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December 31, 2006
NEWPORT BEACH From being near to death to being new mother On Christmas Eve, Amanda Edwards gave birth to a healthy baby girl. This wasn't the only blessing bestowed on Amanda during her life.   In May 1997, Amanda was seriously injured in a car accident that left one of her friends dead when the Chevy Blazer she was in flipped on a curve on Irvine Avenue. Amanda, whose last name was Arthur before her marriage, was in a coma for over four months. After waking up, Amanda struggled to recover.
By Alicia Robinson | December 28, 2006
When word of an earthquake and a tsunami warning spread through Newport Beach on June 14, 2005, the city Police Department received more than 600 calls, and people trying to leave the Balboa Peninsula caused a two-hour traffic jam. City officials don't want that to happen again, so they've updated their disaster plans, posted new warning signs, and taken other steps that will culminate in the city's official recognition on Jan. 9 as "tsunami-ready" by...
By Lauren Vane | May 5, 2006
Government officials gathered at the Newport Police Department on Thursday to test the city's first tsunami-preparedness plan. The plan was prompted in part by a June 2005 tsunami warning that left many residents wondering what to do if a giant swell were actually headed for Newport Beach. "We have to be tsunami-ready because we are a coastal city, and even though the chance of occurrence is low, the impact is high," said Katie Freeman, emergency services coordinator for the Newport Beach Fire Department.
By Dan Beighley | April 23, 2006
A new film from young Orange County surf star Timmy Turner will screen at the Newport Beach Film Festival on Tuesday, but not as part of the festival's action-sports series. Turner's film, co-directed with Kristian McCue, has less to do with surfing and more to do with good works. "Tsunami Diaries" documents a trip to Indonesia to give aid to villagers whose homes were destroyed by 2004's massive tsunami there. The "Tsunami Diaries" tells the story of Turner and his friend as they head to Indonesia on a relief mission six days after a tsunami devastated the country.
By By Andrew Edwards | December 13, 2005
City's south-facing shoreline makes it less vulnerable to a deadly surge.Although California's coastline faces a "significant threat to life and property" in the event of a tsunami, according to a study released Monday, Newport Beach appears to be in better shape than most of the state's coastal areas. The city's geography reduces its risk from tsunamis that originate from the north, and Newport's emergency response plan includes a plan to respond to a tsunami. The study, prompted by the disastrous Indonesian tsunami last December, found that 1 million Californians live in coastal areas that are vulnerable to tsunamis.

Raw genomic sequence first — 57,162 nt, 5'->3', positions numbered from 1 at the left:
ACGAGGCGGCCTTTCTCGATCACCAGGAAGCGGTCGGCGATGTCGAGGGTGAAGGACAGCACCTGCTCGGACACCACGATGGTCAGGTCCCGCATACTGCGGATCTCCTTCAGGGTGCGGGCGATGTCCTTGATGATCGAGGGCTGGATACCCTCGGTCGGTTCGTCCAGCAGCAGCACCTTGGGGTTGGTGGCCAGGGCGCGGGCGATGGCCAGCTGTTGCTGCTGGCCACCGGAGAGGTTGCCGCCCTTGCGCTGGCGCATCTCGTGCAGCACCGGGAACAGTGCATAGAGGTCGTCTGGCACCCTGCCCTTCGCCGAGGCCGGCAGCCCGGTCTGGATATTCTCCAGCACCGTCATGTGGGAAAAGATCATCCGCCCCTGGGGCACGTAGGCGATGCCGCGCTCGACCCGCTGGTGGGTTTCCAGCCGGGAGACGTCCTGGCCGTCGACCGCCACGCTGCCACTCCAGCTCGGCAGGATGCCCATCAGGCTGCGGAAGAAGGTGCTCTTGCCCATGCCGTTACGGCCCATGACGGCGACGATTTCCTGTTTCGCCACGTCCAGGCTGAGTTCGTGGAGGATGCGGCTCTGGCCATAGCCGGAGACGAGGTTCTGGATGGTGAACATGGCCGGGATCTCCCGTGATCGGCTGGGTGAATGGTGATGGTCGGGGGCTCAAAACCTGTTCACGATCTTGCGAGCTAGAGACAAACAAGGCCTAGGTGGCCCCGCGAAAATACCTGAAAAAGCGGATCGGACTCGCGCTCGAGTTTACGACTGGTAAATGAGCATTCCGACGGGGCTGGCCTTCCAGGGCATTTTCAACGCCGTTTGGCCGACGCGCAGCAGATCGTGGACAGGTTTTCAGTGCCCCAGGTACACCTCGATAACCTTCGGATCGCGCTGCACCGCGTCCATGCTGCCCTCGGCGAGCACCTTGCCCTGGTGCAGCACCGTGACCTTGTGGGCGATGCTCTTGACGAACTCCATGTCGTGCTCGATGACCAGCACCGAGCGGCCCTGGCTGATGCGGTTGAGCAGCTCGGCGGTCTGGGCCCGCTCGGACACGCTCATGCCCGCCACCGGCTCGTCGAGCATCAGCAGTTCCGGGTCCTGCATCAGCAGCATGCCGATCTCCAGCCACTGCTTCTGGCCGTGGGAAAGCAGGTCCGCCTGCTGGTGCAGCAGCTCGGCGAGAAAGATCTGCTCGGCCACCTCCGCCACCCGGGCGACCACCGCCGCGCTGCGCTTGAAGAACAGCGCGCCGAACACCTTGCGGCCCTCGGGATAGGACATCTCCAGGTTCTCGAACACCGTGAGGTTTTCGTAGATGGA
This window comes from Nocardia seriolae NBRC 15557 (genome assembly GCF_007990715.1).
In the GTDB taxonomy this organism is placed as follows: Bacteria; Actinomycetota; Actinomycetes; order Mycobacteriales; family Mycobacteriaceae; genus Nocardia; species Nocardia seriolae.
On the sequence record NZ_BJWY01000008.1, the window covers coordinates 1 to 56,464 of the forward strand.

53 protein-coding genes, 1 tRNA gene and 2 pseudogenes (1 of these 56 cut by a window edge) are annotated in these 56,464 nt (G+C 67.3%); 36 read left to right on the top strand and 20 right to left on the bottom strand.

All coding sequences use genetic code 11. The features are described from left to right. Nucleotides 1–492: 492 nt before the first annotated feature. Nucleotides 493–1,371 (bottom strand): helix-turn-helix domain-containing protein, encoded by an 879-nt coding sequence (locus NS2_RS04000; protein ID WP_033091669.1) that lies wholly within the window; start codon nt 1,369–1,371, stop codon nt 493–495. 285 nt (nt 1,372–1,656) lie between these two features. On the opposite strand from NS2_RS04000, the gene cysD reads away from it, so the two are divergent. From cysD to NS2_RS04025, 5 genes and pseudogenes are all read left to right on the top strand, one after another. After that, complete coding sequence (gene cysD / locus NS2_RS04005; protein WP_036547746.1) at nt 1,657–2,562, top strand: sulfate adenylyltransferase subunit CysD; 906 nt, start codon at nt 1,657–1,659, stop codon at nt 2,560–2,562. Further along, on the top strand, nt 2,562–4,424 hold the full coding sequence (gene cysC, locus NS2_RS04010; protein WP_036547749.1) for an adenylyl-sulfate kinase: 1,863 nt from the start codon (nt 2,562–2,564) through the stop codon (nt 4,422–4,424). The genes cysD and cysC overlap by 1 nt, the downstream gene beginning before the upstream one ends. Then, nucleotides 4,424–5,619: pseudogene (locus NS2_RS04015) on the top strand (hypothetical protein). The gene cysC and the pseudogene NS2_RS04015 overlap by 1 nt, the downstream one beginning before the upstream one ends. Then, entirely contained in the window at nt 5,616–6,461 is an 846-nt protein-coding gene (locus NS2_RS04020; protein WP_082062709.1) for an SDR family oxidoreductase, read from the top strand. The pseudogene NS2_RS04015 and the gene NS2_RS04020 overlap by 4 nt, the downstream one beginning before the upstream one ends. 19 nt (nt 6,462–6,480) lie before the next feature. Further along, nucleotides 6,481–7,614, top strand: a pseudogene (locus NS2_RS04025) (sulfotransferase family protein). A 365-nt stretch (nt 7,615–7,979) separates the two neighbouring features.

By: Elia Powers | August 6, 2005
The news crews, civilian volunteers and aid workers have slowly departed from the devastated areas of Southeast Asia, where throngs of people continue to live without means after December's tsunami. Michael Simonoff and Phillip Bailey have returned from their trips, as well. But the two college friends said they are determined to stay active in relief work at a time when disaster victims need them the most. "There are so many people still without housing," said Simonoff, 21, a Costa Mesa High School graduate.
July 2, 2005
STEVE SMITH The loudest fireworks you'll hear this three-day weekend won't be from the safe-and-sane version that happy residents of Costa Mesa will be exploding on Monday. The noise will be from residents all over the Southland who are outraged at the disappearance of dunes along a stretch of West Newport Beach. In case you missed it: In April, someone or some people (I suspect the latter) are suspected of secretly hiring people and equipment to flatten the dunes in West Newport Beach to improve the view of the ocean from the ground floor of their expensive beachfront homes.
June 30, 2005
AT ISSUE: Was this month's tsunami warning in Newport Beach effective? I do not think people need to worry about the Eureka fault. They should worry more about the Catalina fault. In the case of evacuation, I think that Balboa Boulevard should be made into a one-way street so that everyone can get off the peninsula quickly. I think the police did a wonderful job of warning residents. JOSEPH CLEARY Balboa Peninsula No, it was not effective.
June 29, 2005
Michael Miller Children in Phuket, Thailand, are not a world apart from those in Corona del Mar. They live by the ocean in areas popular among tourists. They, on occasion, enjoy water fights with their friends -- although in a Buddhist country, such as Thailand, getting wet is a symbol of spiritual cleansing as much as a way of beating the weather. After the tsunami in December, however, the two cities had a significant difference: One had just been leveled by tragedy, and the other was eager to give.
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